Ask a middle-class Tico in San José where he’d most like to live, and the answer is almost invariably the same: Anywhere but San José.
This and other facts were revealed at a discussion of the findings of the United Nations Population Fund Annual Report, which this year, addresses the spread of urbanization worldwide.
The 99-page report, released last week, reveals that mid-sized cities in developing countries are booming, and encourages world leaders to look for opportunities to grow human services, education and improved sustainability in these places.
Costa Rica, it turns out, fits nicely with the world trend, according to Isabel Román, coordinator for the equality and social integration program of the State of the Nation.
In 1973, she said, 41% of the country’s population lived in urban areas like San José. Today, the percentage has risen to 59%, and continues to grow.
The U.N. report concludes that increasing urbanization in the world doesn’t portend disaster – in fact, it offers more opportunities for improving public services via economies of scale.
Román agrees with the conclusion – but cautions that opportunities are available only to those who wish to take advantage of them, and Costa Rica seems to be lagging behind.
“The problem isn’t that our cities grow quickly, it’s that we are not prepared for it,” she said. “What we’re seeing instead of benefits is an expansion of the harmful effects caused by disorganized development.”
Eduardo Brenes is director of the Regional Urbanization Project for the Greater Metropolitan Area (PRU-GAM), an organization designed to bring order to the chaos that most agree currently grips San José.
He spouts impressive figures about the Central Valley’s greater metropolitan area. The region incorporates 2,000 square kilometers, 31 municipalities and four major metropolitan areas. Roughly 57% of the country’s population lives within a commute – albeit a long one – of San José.
About 92% of the country’s industry is based in the area and 70% of the country’s gross domestic product emanates from businesses here.
Taken alone, they’re simple facts, Brenes says. Together, they comprise a new picture of a changing Costa Rica.
Many problems are associated with the country’s urbanization. Most of them are obvious, he says, because most of the country deals with them on a daily basis: roadway congestion, air pollution, lack of parking spaces, rising crime, telecommunications and other infrastructure deficiencies.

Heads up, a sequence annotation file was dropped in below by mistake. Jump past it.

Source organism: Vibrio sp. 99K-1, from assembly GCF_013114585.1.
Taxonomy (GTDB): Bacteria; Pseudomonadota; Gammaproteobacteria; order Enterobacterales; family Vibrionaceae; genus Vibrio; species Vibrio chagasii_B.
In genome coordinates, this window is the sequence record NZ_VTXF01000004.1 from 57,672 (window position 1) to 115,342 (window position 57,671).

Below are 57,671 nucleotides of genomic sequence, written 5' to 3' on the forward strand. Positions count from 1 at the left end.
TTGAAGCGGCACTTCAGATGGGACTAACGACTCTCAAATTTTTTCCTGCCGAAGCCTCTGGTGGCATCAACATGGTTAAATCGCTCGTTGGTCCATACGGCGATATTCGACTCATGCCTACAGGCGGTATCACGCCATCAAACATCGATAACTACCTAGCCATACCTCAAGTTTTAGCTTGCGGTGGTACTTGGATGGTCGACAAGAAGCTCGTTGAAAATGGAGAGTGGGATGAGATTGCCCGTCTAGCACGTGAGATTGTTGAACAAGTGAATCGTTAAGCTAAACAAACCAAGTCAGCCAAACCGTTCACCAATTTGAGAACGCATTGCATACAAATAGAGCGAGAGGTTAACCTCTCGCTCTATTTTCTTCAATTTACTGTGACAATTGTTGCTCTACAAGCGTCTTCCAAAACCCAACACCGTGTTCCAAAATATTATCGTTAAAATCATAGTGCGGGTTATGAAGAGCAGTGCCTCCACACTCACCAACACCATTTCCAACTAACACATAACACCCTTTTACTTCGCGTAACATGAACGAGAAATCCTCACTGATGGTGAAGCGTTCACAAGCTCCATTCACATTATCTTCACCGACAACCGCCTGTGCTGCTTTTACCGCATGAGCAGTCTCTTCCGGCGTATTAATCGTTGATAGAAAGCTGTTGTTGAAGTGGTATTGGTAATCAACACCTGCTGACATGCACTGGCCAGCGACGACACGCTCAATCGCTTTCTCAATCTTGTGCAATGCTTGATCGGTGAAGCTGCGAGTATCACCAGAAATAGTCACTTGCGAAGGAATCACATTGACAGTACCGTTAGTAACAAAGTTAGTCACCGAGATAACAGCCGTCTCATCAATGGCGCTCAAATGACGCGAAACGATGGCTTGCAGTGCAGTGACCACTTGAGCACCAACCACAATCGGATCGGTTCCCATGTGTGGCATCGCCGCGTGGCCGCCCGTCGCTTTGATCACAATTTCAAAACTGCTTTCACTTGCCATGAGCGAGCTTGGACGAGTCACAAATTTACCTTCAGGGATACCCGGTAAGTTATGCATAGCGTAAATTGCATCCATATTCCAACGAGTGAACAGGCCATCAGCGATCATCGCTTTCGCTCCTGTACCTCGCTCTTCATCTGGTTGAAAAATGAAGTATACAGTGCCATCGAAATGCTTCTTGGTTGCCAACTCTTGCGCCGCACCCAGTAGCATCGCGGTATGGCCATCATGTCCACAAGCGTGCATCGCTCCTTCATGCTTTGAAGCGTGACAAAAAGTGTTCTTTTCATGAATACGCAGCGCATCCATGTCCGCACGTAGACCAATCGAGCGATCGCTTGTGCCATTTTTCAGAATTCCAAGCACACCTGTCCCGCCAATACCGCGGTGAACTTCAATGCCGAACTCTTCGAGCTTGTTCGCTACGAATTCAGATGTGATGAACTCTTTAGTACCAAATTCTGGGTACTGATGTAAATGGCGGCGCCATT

More statistics: The number of automobiles in the country rose from 180,000 in 1985 to more than 1 million in 2006, but there was only a 1% corresponding increase in roadway infrastructure, leaving the country, and particularly the greater metropolitan area, in gridlock.
Two accidents a day happen in Costa Rica, many are fatal, and the number keeps rising.
“There are too many cars, and our capacity to handle them is far too low. Cars are a relatively new phenomenon in Costa Rica –we have yet to develop a ‘safe driving’ culture,” he said.
The frustrations that result from congestion, inadequate public transportation and dangers on the roadways make all aspects of life difficult for metropolitan area residents, he said.
The goal of the regional urbanization project he directs is to assess these issues, then draw up a plan to improve things.
Step one, he said, is to organize development, and institute zoning plans in each of the Central Valley’s municipalities. Improving roadway infrastructure, connectivity between cities and suburbs and telecommunications is also required.
According to Kevin Casas, Minister of Planning and Costa Rica’s Second Vice-President, the U.N. report comes at an opportune moment.
“Lack of planning in our urban areas has become a critical issue for our country. The state of our cities is – well, I won’t go as far as deplorable, but at least very troubling,” he said.
The U.N. report, he added, has brought to light something that most Costa Ricans see on a daily basis – the spread of poverty and related problems, including violence, crime and homelessness.
“I suspect that the perception of poverty in our country has increased enormously in recent years. What I don’t know is whether it’s real, or whether it is simply becoming more visible as our cities grow,” he said. Casas said the ideals of a quaint, agrarian lifestyle must be put aside for the reality of urbanization – and the opportunities it presents.
“We must put aside our anti-urban prejudices and accept it as inevitable, but also, as a good thing. Cities create more opportunities to resolve our social, economic and environmental problems, if we take advantage of them and plan appropriately,” he said.
He points out the benefits for women, who thrive in more liberal urban societies, unbound by farm regimens and long-standing traditions of women as “home-workers.”
“Urbanization can have the effect of freeing people, allowing them to express themselves, to organize politically and socially,” he said.
Stronger local governments, more capable of handling regional issues, as well as zoning plans in accordance with international standards, are vital steps to ensure that Costa Rica’s urbanizing population doesn’t flounder in the future.
“It’s not urbanization that is hurting us. It is the way we are urbanizing,” Casas concluded